I walked towards the brightness and stepped outside and a giant (and I mean huge) robot tried to grab me and then walked off and sat down for a sulk. I looked around and walked around a bit. I had the VR smile from ear to ear as the sensation of actually being in this artificial world was just great, it really was. Then I pressed the X button. I lept what felt like 20 meters into the air, in a really pleasing floaty way. It felt like I was on a roller coaster. This will truly be one of those game experiences I’ll never forget. I genuinely believed I’d just shot into the sky. Whilst in the air, I looked down and saw the ground coming rapidly towards me. I actually bent my knees as if to soften the blow. My vocabulary is simply not sufficient to describe the sensation. My biggest fear was that this feeling would wear off with more play, so I jumped sparingly. I took running jumps, and realized I could wall jump (a la Super Metroid). Soon I was bouncing all over, and I was still stood just outside of my original spawning point. With each leap my brain sent physical sensations to my stomach and limbs – I was feeling this world. And I’ve not felt sick once.

The game quickly gets its point across. You have to explore a complicated collection of ruins, forests, and mountains to collect crystals which unlock more areas to explore, and tablets, which really are just something to collect. These collectibles are are hidden in places that require dexterity in order to reach, so wall jumping and running is a must, but the most important item is the only tool you get – a pair of physics-y elasticated grappling hooks. Now the game has really started, and you will learn to use these hooks as an extension of your body. By default, you can only grip foliage (yup) which forces some thinking from the player in order to overcome obstacles. You will need to manipulate your momentum to swing between grappling points and effectively fly around the world. Please bear in mind how exciting just walking forward was! Swinging and flying is intense! You really feel it. I was pouring with sweat. The sensation of movement along with the reasonable yet genuine difficulty in getting to a high up location, coupled with the feeling of genuine loss when you mess it up and get sent back to your last checkpoint (of which there are few), is just superb. I was gripping the joypad so hard my hands were hurting – I MUST NOT LET GO, I MUST NOT MISS THIS JUMP! Brilliant.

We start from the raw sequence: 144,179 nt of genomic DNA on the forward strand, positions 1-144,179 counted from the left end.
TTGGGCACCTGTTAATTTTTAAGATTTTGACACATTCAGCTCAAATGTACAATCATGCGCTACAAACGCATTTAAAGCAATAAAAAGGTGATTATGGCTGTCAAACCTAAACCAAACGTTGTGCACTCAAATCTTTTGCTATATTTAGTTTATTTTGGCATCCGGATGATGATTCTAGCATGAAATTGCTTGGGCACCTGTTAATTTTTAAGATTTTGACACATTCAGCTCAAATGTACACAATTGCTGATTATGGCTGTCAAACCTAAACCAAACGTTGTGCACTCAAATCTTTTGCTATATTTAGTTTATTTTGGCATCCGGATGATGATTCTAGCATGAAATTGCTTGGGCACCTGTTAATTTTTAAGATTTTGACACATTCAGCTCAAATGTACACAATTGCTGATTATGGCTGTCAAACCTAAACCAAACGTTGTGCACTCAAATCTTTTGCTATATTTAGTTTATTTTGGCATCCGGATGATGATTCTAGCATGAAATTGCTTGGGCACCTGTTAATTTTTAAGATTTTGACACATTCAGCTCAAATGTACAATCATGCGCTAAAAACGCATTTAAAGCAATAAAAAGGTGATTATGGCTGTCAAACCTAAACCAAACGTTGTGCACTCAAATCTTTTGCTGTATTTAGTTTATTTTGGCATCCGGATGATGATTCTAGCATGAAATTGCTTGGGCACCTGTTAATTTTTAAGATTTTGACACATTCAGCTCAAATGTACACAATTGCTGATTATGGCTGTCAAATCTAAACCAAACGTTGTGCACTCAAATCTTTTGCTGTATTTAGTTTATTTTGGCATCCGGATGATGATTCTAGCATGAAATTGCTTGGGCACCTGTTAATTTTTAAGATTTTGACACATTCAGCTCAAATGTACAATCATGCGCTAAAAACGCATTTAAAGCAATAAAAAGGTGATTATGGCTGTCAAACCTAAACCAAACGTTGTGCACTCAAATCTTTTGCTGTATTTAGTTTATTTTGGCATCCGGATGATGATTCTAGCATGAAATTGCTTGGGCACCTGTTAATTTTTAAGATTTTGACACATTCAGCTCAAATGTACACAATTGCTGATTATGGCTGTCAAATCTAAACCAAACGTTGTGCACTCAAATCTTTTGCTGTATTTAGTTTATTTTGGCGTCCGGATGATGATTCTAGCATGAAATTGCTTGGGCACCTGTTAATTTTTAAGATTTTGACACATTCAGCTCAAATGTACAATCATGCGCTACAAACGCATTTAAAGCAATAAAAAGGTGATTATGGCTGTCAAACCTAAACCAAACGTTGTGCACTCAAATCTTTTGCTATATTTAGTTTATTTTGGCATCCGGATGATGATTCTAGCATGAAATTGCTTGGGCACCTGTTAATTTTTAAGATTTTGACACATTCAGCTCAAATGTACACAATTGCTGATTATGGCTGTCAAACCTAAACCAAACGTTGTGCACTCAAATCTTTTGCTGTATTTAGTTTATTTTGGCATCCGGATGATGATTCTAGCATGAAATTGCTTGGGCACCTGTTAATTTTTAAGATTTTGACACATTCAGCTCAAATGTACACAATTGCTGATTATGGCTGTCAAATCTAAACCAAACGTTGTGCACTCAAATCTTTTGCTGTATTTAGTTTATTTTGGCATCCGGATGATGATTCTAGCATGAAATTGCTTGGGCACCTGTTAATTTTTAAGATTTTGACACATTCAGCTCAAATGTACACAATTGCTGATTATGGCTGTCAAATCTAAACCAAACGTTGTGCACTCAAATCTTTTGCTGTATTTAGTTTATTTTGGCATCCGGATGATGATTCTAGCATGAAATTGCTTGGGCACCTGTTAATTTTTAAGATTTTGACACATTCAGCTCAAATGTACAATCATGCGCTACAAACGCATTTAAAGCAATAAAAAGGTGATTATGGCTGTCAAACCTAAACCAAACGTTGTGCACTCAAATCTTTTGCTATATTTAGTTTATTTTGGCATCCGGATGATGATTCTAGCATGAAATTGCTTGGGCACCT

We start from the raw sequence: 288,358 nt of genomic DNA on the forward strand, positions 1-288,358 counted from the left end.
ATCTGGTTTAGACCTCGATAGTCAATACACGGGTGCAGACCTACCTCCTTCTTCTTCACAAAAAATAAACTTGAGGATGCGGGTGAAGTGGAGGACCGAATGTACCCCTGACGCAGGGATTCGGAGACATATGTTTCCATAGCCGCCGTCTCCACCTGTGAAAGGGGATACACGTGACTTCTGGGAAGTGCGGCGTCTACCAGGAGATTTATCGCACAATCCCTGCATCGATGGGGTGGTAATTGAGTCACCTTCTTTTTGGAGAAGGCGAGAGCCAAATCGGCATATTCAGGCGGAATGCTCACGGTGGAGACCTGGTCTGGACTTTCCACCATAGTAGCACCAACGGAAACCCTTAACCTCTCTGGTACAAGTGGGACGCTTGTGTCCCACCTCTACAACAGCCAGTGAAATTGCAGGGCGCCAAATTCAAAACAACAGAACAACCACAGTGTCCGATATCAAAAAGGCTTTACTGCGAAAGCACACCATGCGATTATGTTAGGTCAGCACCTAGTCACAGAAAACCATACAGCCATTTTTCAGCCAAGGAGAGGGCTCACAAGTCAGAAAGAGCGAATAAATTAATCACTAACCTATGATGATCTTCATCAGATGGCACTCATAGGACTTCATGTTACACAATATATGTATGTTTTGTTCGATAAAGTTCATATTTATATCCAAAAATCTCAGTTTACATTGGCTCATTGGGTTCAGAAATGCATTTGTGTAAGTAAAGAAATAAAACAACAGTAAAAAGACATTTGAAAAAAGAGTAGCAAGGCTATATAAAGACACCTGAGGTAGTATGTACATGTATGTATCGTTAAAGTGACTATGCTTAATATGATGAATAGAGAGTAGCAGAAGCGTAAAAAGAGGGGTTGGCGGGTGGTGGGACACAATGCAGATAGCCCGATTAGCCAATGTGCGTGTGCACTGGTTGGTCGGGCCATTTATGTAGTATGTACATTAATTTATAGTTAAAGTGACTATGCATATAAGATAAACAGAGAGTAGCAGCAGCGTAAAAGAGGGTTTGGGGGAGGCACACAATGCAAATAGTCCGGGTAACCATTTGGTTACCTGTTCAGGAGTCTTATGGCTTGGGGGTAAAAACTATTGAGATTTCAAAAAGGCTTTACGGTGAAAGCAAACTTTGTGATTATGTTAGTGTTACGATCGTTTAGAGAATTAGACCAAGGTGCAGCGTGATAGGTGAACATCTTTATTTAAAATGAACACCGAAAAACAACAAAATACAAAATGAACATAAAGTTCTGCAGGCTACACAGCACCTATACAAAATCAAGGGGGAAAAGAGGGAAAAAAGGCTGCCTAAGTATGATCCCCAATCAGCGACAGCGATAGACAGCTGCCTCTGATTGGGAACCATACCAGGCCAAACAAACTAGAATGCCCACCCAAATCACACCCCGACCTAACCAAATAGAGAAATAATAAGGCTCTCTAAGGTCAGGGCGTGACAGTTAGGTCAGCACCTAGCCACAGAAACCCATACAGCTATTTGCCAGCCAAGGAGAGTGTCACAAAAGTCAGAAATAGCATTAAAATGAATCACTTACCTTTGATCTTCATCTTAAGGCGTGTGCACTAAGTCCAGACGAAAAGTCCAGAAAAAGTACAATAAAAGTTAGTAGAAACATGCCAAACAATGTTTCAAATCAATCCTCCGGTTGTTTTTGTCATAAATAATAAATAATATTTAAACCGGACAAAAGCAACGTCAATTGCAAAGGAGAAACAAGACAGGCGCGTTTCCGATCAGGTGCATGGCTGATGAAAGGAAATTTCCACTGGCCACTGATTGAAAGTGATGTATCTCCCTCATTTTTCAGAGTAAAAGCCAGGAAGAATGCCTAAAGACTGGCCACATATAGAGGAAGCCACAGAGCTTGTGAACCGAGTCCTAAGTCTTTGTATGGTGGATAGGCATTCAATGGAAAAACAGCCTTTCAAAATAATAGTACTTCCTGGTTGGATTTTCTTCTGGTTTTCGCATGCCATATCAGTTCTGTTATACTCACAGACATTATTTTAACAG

I had to top playing after two hours, I was exhausted and my neck was sore from all the looking. I took off the headset and found myself facing completely away from my TV. I had a break for 20 minutes, and then dived straight back in, and it’s been like this for the last three weeks. It’s an addiction, such a fantastic experience from such a simple concept.

Windlands will take about 8 hours to beat on “Normal”. I don’t care though, it has replay value, and has built in speedrun leader-board challenges, which really do make you try your hardest to optimize the most perfect route, and even exploit the odd glitch here and there. I firmly believe that this is a first generation VR masterpiece, and I hope it is a sign of how the genre will develop. It’s not just VR for the sake of it, it really exploits the medium to provide a very natural interface to a gaming world. Well done Psytec Games Ltd, Well done.

My Poker buddies liked the demo where you headed a football.